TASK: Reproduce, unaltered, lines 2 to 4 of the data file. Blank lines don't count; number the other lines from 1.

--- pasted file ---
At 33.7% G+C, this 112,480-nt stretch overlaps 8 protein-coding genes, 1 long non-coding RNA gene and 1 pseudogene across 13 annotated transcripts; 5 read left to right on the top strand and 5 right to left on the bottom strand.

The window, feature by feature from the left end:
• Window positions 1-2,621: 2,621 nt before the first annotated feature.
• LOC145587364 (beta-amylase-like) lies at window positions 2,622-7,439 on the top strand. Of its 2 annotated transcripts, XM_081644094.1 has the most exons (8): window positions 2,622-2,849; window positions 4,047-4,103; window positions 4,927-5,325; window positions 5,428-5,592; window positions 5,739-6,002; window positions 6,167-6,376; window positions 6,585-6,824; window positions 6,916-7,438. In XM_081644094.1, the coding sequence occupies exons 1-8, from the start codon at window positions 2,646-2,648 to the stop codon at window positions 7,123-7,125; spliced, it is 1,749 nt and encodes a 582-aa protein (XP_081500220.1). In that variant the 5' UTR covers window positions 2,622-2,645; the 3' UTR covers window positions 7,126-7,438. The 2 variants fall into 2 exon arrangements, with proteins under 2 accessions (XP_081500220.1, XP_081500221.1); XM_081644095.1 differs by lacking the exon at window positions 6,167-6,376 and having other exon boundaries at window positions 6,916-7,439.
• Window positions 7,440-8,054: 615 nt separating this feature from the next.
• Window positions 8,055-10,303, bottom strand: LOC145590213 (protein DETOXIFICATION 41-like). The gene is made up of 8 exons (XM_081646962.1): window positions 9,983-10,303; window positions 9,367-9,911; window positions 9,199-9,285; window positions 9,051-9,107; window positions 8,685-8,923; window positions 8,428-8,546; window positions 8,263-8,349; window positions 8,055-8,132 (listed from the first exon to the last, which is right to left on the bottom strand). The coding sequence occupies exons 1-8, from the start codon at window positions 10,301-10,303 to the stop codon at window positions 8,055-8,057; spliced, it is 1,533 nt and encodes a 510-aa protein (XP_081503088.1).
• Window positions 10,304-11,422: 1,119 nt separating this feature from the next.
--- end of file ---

The window, feature by feature from the left end:
• Window positions 1-2,621: 2,621 nt before the first annotated feature.
• LOC145587364 (beta-amylase-like) lies at window positions 2,622-7,439 on the top strand. Of its 2 annotated transcripts, XM_081644094.1 has the most exons (8): window positions 2,622-2,849; window positions 4,047-4,103; window positions 4,927-5,325; window positions 5,428-5,592; window positions 5,739-6,002; window positions 6,167-6,376; window positions 6,585-6,824; window positions 6,916-7,438. In XM_081644094.1, the coding sequence occupies exons 1-8, from the start codon at window positions 2,646-2,648 to the stop codon at window positions 7,123-7,125; spliced, it is 1,749 nt and encodes a 582-aa protein (XP_081500220.1). In that variant the 5' UTR covers window positions 2,622-2,645; the 3' UTR covers window positions 7,126-7,438. The 2 variants fall into 2 exon arrangements, with proteins under 2 accessions (XP_081500220.1, XP_081500221.1); XM_081644095.1 differs by lacking the exon at window positions 6,167-6,376 and having other exon boundaries at window positions 6,916-7,439.